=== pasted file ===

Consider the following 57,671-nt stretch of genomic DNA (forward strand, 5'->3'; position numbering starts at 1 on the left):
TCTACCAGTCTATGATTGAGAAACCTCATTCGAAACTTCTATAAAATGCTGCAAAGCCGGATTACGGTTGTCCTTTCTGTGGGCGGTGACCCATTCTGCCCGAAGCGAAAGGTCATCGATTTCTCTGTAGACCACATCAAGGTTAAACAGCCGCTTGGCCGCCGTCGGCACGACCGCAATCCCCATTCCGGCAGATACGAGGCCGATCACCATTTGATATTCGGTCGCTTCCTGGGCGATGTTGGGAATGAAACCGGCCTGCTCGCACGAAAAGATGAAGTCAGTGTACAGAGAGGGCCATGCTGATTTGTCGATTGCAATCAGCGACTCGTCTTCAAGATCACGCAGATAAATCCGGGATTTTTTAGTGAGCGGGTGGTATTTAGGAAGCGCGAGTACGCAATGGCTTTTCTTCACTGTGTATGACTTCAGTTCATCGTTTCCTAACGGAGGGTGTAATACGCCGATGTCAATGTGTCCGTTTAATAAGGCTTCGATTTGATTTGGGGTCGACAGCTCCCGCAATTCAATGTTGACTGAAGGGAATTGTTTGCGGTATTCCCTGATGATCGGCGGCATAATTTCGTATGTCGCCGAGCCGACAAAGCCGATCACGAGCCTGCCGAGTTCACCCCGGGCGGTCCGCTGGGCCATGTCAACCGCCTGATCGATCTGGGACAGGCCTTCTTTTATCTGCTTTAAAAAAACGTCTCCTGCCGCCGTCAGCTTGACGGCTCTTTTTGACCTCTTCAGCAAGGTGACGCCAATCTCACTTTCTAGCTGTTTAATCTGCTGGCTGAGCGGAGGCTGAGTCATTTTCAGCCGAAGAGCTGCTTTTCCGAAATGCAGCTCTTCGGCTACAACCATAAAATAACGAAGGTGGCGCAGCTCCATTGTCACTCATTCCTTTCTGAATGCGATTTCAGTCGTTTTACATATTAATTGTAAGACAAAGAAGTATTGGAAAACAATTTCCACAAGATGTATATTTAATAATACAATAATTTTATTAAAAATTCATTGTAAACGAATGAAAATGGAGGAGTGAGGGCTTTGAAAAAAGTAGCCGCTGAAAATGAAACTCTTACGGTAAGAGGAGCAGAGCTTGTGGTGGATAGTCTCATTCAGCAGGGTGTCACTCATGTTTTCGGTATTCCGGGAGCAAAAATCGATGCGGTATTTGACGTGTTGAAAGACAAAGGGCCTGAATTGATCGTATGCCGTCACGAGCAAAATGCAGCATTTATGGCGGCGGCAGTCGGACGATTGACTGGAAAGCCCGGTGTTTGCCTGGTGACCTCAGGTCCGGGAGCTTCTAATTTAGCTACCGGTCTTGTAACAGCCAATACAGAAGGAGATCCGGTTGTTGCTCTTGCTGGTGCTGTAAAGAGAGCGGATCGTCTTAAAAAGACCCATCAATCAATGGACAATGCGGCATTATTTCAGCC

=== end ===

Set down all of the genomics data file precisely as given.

Consider the following 57,671-nt stretch of genomic DNA (forward strand, 5'->3'; position numbering starts at 1 on the left):
TCTACCAGTCTATGATTGAGAAACCTCATTCGAAACTTCTATAAAATGCTGCAAAGCCGGATTACGGTTGTCCTTTCTGTGGGCGGTGACCCATTCTGCCCGAAGCGAAAGGTCATCGATTTCTCTGTAGACCACATCAAGGTTAAACAGCCGCTTGGCCGCCGTCGGCACGACCGCAATCCCCATTCCGGCAGATACGAGGCCGATCACCATTTGATATTCGGTCGCTTCCTGGGCGATGTTGGGAATGAAACCGGCCTGCTCGCACGAAAAGATGAAGTCAGTGTACAGAGAGGGCCATGCTGATTTGTCGATTGCAATCAGCGACTCGTCTTCAAGATCACGCAGATAAATCCGGGATTTTTTAGTGAGCGGGTGGTATTTAGGAAGCGCGAGTACGCAATGGCTTTTCTTCACTGTGTATGACTTCAGTTCATCGTTTCCTAACGGAGGGTGTAATACGCCGATGTCAATGTGTCCGTTTAATAAGGCTTCGATTTGATTTGGGGTCGACAGCTCCCGCAATTCAATGTTGACTGAAGGGAATTGTTTGCGGTATTCCCTGATGATCGGCGGCATAATTTCGTATGTCGCCGAGCCGACAAAGCCGATCACGAGCCTGCCGAGTTCACCCCGGGCGGTCCGCTGGGCCATGTCAACCGCCTGATCGATCTGGGACAGGCCTTCTTTTATCTGCTTTAAAAAAACGTCTCCTGCCGCCGTCAGCTTGACGGCTCTTTTTGACCTCTTCAGCAAGGTGACGCCAATCTCACTTTCTAGCTGTTTAATCTGCTGGCTGAGCGGAGGCTGAGTCATTTTCAGCCGAAGAGCTGCTTTTCCGAAATGCAGCTCTTCGGCTACAACCATAAAATAACGAAGGTGGCGCAGCTCCATTGTCACTCATTCCTTTCTGAATGCGATTTCAGTCGTTTTACATATTAATTGTAAGACAAAGAAGTATTGGAAAACAATTTCCACAAGATGTATATTTAATAATACAATAATTTTATTAAAAATTCATTGTAAACGAATGAAAATGGAGGAGTGAGGGCTTTGAAAAAAGTAGCCGCTGAAAATGAAACTCTTACGGTAAGAGGAGCAGAGCTTGTGGTGGATAGTCTCATTCAGCAGGGTGTCACTCATGTTTTCGGTATTCCGGGAGCAAAAATCGATGCGGTATTTGACGTGTTGAAAGACAAAGGGCCTGAATTGATCGTATGCCGTCACGAGCAAAATGCAGCATTTATGGCGGCGGCAGTCGGACGATTGACTGGAAAGCCCGGTGTTTGCCTGGTGACCTCAGGTCCGGGAGCTTCTAATTTAGCTACCGGTCTTGTAACAGCCAATACAGAAGGAGATCCGGTTGTTGCTCTTGCTGGTGCTGTAAAGAGAGCGGATCGTCTTAAAAAGACCCATCAATCAATGGACAATGCGGCATTATTTCAGCC